Breaking the ice, I ask him about the destiny of a production about Tajik migrants that has never been shown in Tajikistan. He explains that the performance, “Muhochiron” (Emigrants), was staged by Barzu based on the play by Slawomir Mrozhek of Poland. It is a story about two emigrants, with two different destinies, who meet in the same space. One is an intellectual—a Vaclav Havel figure. “The other is the anti-hero, whom I hate endlessly,” says Barzu. “I wanted to look into the souls of two Tajiks, absolutely opposed to each other. One whom I hate and the other whom I respect, thanks to whom I live and have hope for the revival of my country.” Barzu deeply appreciates people’s intelligence and believes that with the civil war (1992-1997) and the current state of the ruling regime, the stratum of the Tajik intelligentsia has become thinner—and may soon even disappear. In his production, he exposes popular greed and lack of spirituality through the image of the anti-hero, blaming the decline in the country’s level of morality on illiterate, unprincipled people, deceitful lumpenproletarians, self-satisfied people who have no doubts about anything. “I wanted to show two different poles or edges of human nature, different sides of my people,” concludes Barzu.
We are a little silent, as if we are watching together the screen, where crowds of Tajik migrants in distinctive orange travel jackets pass before our eyes, each preoccupied with their own thoughts. I break the silence and ask Barzu about the production he wanted to do with the “Nigohi Nav” group of theater activists in 2022 in Dushanbe (soon thereafter, one of the founders of the group was convicted by the authorities).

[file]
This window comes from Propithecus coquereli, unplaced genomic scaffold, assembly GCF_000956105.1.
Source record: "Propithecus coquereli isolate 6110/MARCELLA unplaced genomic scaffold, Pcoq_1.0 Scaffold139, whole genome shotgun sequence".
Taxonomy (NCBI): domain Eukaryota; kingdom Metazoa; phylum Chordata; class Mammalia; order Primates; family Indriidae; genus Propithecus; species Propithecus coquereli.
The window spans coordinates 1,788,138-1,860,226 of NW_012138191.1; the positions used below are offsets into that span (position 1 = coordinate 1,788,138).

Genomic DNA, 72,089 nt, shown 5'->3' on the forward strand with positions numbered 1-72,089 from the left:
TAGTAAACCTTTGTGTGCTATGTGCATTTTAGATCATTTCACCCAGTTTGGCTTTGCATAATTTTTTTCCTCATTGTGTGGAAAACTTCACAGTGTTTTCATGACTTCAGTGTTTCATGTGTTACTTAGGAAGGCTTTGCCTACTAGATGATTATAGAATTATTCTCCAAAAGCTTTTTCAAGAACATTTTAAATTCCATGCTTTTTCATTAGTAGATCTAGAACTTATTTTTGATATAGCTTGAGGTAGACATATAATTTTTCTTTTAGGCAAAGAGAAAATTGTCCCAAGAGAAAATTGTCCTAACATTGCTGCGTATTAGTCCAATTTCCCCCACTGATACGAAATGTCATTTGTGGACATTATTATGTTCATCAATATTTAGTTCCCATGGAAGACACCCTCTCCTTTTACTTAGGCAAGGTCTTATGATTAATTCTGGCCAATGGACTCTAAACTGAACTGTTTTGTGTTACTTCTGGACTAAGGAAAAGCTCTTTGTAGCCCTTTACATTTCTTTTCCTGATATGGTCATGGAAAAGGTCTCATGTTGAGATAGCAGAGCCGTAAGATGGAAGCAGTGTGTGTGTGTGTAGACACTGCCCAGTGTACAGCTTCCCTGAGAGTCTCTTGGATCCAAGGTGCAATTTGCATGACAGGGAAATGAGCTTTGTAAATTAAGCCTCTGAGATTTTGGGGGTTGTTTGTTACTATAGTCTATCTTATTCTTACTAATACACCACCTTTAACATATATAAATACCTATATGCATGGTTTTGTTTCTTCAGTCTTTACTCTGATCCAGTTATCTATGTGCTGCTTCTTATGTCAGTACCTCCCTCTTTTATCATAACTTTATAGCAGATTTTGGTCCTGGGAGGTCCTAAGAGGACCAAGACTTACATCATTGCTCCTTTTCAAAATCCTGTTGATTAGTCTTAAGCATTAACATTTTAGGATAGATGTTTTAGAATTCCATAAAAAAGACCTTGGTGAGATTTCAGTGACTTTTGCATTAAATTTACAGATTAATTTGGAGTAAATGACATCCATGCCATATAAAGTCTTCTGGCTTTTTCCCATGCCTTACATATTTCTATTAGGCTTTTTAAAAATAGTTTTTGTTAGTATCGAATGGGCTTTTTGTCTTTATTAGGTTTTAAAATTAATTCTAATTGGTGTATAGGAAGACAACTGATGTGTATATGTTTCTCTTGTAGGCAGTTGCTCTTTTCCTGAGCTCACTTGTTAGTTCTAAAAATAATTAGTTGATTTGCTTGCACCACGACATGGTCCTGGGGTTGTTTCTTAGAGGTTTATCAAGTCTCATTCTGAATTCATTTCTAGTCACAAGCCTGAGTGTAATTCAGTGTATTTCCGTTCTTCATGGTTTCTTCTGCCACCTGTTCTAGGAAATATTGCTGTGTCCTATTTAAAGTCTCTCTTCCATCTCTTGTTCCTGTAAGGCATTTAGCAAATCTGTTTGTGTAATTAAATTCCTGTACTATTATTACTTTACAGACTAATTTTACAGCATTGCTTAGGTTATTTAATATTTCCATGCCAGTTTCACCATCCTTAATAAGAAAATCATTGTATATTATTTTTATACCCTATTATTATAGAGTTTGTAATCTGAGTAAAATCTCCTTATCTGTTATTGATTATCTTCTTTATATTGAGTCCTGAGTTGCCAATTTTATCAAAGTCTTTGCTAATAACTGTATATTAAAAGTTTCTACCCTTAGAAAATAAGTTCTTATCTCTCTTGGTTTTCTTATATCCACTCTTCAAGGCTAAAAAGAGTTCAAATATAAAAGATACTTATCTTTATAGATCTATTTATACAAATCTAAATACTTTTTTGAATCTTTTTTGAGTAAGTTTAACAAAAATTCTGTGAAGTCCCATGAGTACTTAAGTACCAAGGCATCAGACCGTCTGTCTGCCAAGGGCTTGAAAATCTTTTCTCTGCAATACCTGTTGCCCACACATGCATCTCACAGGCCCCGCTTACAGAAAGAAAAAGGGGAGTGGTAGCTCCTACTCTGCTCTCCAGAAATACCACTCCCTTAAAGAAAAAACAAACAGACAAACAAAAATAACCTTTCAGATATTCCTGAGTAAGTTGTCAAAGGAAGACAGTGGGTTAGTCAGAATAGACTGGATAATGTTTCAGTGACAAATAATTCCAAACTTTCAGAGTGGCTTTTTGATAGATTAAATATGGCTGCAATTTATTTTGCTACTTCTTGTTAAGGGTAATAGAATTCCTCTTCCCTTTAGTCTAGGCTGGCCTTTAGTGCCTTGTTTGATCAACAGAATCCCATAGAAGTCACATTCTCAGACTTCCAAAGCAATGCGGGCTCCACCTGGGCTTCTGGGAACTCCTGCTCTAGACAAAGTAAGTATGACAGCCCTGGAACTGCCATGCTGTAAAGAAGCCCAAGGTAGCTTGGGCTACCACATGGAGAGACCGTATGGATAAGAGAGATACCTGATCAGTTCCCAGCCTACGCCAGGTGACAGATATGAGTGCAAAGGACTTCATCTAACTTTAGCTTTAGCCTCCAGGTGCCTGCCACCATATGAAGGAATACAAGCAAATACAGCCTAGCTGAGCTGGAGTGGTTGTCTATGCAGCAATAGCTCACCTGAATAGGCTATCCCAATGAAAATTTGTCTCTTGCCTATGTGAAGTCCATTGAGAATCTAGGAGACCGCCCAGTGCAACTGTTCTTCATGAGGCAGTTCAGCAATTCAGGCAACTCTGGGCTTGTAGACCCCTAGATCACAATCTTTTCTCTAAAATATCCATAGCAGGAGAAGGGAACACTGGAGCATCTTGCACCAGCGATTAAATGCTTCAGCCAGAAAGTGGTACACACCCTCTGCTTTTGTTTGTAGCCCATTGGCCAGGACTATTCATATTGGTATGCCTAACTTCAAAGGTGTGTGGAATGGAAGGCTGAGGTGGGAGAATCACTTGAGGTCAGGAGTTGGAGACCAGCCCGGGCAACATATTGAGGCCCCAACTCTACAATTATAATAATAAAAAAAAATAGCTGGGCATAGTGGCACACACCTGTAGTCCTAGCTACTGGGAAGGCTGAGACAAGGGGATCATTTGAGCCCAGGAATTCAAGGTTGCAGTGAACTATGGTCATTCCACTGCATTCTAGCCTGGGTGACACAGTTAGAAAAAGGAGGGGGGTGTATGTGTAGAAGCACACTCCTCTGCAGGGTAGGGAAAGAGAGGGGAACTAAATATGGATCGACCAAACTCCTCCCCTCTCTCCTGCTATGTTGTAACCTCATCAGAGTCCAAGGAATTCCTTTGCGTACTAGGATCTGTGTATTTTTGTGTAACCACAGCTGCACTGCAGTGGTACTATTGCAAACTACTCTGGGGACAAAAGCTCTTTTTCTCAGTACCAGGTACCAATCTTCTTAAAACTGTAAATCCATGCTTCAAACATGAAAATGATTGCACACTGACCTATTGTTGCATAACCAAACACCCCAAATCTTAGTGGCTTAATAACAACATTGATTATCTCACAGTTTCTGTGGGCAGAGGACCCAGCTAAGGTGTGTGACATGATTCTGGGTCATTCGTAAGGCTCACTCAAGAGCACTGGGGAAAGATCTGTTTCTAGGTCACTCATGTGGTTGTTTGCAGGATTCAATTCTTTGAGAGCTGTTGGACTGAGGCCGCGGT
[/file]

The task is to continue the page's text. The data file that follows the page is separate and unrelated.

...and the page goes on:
Barzu tells me that after being out of the country for 12 years, he wanted to celebrate his return by staging a new production. He returned to Dushanbe in March 2022 and started working with a group of enthusiasts—Daler Imomali, Soro Sobir, and Shahjamshed Umari—on the topic of mankurtism. Barzu considers the loss of memory to be the most dangerous disease afflicting our society this century. “Especially what has happened to post-Soviet people: it’s not just memory loss, it’s a loss of personality, human dignity, absolute slavery,” says Barzu. “It’s for the same reasons that we forgot about the hundreds of coffins of our fellow citizens who died in migration. For example, today I read one of their chats on social media where a doctor had written: ‘Finally, we are removing these Afghans from the country, today we are sending 500 people, and tomorrow we will send more back to Afghanistan.’ I am horrified by the comments of people who agree with the opinion of that doctor. None has recalled that the Afghans were once considered our brothers; they were related to the Tajiks. After all, Afghan refugees are the same as Tajiks: poor and powerless. However, at the same time, the chat cheerfully discussed the arrival of the Russians, which they seemingly liked. I consider it to be mankurtism of the purest kind. Moreover, I think this is where the root of slavery begins.”